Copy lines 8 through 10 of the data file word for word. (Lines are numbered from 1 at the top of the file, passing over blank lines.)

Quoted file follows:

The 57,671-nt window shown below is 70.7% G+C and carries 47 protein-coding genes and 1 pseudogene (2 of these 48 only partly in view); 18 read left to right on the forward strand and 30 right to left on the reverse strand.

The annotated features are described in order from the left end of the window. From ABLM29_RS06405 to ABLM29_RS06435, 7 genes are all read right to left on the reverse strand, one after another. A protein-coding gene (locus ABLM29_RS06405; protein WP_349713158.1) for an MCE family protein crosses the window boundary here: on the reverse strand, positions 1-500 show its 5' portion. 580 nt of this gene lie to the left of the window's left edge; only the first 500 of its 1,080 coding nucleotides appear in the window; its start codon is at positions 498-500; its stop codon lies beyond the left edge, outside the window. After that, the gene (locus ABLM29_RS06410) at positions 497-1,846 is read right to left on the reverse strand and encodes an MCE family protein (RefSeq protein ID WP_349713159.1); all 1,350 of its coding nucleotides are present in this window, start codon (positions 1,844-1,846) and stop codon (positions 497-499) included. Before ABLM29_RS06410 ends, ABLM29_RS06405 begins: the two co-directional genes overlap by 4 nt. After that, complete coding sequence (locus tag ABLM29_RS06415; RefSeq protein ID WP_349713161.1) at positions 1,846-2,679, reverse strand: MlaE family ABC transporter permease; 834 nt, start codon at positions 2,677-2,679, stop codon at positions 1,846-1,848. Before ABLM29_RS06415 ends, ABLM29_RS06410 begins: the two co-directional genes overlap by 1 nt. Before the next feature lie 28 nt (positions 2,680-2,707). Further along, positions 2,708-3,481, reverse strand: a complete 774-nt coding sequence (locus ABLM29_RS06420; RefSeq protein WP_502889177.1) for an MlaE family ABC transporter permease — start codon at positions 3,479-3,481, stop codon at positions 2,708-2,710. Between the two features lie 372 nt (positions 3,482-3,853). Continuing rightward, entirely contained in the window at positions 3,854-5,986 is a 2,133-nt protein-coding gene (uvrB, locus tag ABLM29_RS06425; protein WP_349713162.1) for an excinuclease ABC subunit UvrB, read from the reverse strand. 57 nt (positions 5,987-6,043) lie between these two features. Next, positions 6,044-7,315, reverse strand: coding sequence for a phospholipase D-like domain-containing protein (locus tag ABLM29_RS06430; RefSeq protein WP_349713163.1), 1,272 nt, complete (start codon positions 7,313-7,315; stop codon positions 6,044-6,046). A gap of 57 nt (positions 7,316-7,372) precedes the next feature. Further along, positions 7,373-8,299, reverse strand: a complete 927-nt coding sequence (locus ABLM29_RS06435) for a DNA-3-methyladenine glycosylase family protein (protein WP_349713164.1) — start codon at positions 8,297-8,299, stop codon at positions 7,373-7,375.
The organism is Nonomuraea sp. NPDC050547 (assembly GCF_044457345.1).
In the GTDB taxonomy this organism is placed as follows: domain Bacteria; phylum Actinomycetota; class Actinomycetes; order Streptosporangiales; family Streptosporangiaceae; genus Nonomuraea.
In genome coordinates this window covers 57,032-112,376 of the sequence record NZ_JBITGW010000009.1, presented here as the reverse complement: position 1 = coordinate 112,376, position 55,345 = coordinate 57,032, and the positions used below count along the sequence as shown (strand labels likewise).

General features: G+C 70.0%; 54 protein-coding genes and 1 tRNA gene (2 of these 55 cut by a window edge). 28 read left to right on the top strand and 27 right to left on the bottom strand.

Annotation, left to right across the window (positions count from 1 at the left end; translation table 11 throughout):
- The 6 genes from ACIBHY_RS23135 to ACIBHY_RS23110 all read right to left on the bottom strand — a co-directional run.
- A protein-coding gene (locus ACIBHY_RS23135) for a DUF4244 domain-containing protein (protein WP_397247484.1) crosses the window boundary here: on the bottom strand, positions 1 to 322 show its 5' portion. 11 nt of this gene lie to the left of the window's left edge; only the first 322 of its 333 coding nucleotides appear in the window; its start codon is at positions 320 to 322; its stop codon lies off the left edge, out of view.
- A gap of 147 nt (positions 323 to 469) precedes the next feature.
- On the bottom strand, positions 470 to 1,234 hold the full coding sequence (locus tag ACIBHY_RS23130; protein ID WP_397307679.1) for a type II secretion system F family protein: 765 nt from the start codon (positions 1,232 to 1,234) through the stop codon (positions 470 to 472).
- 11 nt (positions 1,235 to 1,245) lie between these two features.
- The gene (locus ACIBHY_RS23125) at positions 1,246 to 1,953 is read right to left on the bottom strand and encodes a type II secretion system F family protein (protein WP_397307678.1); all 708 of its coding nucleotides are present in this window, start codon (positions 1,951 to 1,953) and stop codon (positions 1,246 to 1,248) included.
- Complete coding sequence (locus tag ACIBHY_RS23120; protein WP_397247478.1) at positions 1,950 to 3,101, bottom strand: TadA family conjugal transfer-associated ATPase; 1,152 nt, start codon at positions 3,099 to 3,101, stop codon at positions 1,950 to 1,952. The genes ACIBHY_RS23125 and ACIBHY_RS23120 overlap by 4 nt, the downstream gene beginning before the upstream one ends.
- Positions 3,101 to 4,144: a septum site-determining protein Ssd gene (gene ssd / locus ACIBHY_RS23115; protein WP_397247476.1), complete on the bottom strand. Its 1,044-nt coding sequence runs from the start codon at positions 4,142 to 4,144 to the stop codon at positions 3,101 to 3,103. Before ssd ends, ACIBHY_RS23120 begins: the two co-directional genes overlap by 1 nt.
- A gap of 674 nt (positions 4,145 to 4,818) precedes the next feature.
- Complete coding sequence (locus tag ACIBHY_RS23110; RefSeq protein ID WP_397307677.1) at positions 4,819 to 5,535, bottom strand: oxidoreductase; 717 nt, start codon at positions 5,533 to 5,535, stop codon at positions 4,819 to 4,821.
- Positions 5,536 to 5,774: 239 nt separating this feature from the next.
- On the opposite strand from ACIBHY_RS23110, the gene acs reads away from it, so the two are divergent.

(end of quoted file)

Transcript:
- The 6 genes from ACIBHY_RS23135 to ACIBHY_RS23110 all read right to left on the bottom strand — a co-directional run.
- A protein-coding gene (locus ACIBHY_RS23135) for a DUF4244 domain-containing protein (protein WP_397247484.1) crosses the window boundary here: on the bottom strand, positions 1 to 322 show its 5' portion. 11 nt of this gene lie to the left of the window's left edge; only the first 322 of its 333 coding nucleotides appear in the window; its start codon is at positions 320 to 322; its stop codon lies off the left edge, out of view.
- A gap of 147 nt (positions 323 to 469) precedes the next feature.